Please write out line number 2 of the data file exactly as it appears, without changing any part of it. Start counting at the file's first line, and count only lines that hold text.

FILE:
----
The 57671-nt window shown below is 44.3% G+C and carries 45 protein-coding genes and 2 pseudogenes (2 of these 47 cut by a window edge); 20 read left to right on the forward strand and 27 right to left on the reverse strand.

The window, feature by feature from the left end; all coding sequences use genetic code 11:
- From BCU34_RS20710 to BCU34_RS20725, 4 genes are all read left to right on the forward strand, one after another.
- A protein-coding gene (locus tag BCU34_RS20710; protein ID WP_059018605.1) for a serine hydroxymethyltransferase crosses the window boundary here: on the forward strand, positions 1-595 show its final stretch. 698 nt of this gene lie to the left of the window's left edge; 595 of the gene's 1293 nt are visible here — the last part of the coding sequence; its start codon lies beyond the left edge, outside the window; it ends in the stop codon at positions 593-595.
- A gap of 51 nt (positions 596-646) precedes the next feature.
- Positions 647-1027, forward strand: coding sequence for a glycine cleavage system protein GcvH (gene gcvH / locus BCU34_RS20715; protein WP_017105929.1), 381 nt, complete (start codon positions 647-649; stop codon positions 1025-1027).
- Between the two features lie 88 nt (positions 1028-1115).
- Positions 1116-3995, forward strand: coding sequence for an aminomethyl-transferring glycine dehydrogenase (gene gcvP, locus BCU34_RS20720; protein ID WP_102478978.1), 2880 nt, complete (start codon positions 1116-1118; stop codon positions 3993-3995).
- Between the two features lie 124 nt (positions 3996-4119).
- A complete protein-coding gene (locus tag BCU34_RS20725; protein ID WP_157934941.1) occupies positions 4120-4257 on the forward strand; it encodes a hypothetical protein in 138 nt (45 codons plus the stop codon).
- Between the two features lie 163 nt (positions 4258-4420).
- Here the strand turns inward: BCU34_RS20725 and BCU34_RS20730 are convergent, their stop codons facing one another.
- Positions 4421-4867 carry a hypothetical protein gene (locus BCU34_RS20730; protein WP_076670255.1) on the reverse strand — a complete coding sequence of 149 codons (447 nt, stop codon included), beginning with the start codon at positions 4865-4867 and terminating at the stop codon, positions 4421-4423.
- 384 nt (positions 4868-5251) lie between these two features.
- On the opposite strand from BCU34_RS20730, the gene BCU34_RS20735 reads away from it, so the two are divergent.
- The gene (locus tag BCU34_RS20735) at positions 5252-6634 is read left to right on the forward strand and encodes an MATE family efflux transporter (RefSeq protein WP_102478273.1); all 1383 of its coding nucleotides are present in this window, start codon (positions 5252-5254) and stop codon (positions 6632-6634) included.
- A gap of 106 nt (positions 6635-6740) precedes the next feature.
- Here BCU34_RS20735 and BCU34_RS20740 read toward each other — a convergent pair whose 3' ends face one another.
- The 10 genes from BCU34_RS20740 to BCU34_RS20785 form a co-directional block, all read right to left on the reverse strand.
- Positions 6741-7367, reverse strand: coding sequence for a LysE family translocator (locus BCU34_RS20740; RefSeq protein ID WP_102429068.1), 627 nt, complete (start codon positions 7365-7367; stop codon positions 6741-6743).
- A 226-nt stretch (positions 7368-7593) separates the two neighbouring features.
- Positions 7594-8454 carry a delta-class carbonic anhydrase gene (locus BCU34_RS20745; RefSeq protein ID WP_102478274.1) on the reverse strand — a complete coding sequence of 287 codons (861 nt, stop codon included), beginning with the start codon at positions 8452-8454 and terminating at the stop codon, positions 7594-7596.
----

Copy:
The window, feature by feature from the left end; all coding sequences use genetic code 11: